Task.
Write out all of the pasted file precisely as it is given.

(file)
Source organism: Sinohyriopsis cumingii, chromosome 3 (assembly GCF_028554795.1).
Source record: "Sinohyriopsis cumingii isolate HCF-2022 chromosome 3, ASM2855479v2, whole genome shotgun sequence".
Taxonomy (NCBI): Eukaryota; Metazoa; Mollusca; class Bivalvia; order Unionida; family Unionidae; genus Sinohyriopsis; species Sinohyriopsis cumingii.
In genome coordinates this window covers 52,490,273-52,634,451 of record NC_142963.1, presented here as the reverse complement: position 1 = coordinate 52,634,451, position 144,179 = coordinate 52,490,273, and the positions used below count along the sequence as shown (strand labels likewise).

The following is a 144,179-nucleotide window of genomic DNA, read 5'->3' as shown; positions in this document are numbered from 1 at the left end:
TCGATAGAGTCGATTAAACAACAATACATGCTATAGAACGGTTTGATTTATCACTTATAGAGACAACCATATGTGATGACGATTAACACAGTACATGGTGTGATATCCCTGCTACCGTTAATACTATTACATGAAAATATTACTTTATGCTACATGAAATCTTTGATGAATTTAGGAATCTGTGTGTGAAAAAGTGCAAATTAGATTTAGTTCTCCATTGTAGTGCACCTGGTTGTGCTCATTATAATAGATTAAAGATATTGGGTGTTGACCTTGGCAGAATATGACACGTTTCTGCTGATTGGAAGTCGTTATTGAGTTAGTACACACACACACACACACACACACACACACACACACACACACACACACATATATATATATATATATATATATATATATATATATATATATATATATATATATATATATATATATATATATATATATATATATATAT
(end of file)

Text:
Source organism: Sinohyriopsis cumingii, chromosome 3 (assembly GCF_028554795.1).
Source record: "Sinohyriopsis cumingii isolate HCF-2022 chromosome 3, ASM2855479v2, whole genome shotgun sequence".
Taxonomy (NCBI): Eukaryota; Metazoa; Mollusca; class Bivalvia; order Unionida; family Unionidae; genus Sinohyriopsis; species Sinohyriopsis cumingii.
In genome coordinates this window covers 52,490,273-52,634,451 of record NC_142963.1, presented here as the reverse complement: position 1 = coordinate 52,634,451, position 144,179 = coordinate 52,490,273, and the positions used below count along the sequence as shown (strand labels likewise).

The following is a 144,179-nucleotide window of genomic DNA, read 5'->3' as shown; positions in this document are numbered from 1 at the left end:
TCGATAGAGTCGATTAAACAACAATACATGCTATAGAACGGTTTGATTTATCACTTATAGAGACAACCATATGTGATGACGATTAACACAGTACATGGTGTGATATCCCTGCTACCGTTAATACTATTACATGAAAATATTACTTTATGCTACATGAAATCTTTGATGAATTTAGGAATCTGTGTGTGAAAAAGTGCAAATTAGATTTAGTTCTCCATTGTAGTGCACCTGGTTGTGCTCATTATAATAGATTAAAGATATTGGGTGTTGACCTTGGCAGAATATGACACGTTTCTGCTGATTGGAAGTCGTTATTGAGTTAGTACACACACACACACACACACACACACACACACACACACACACACACACATATATATATATATATATATATATATATATATATATATATATATATATATATATATATATATATATATATATATATATATATATATAT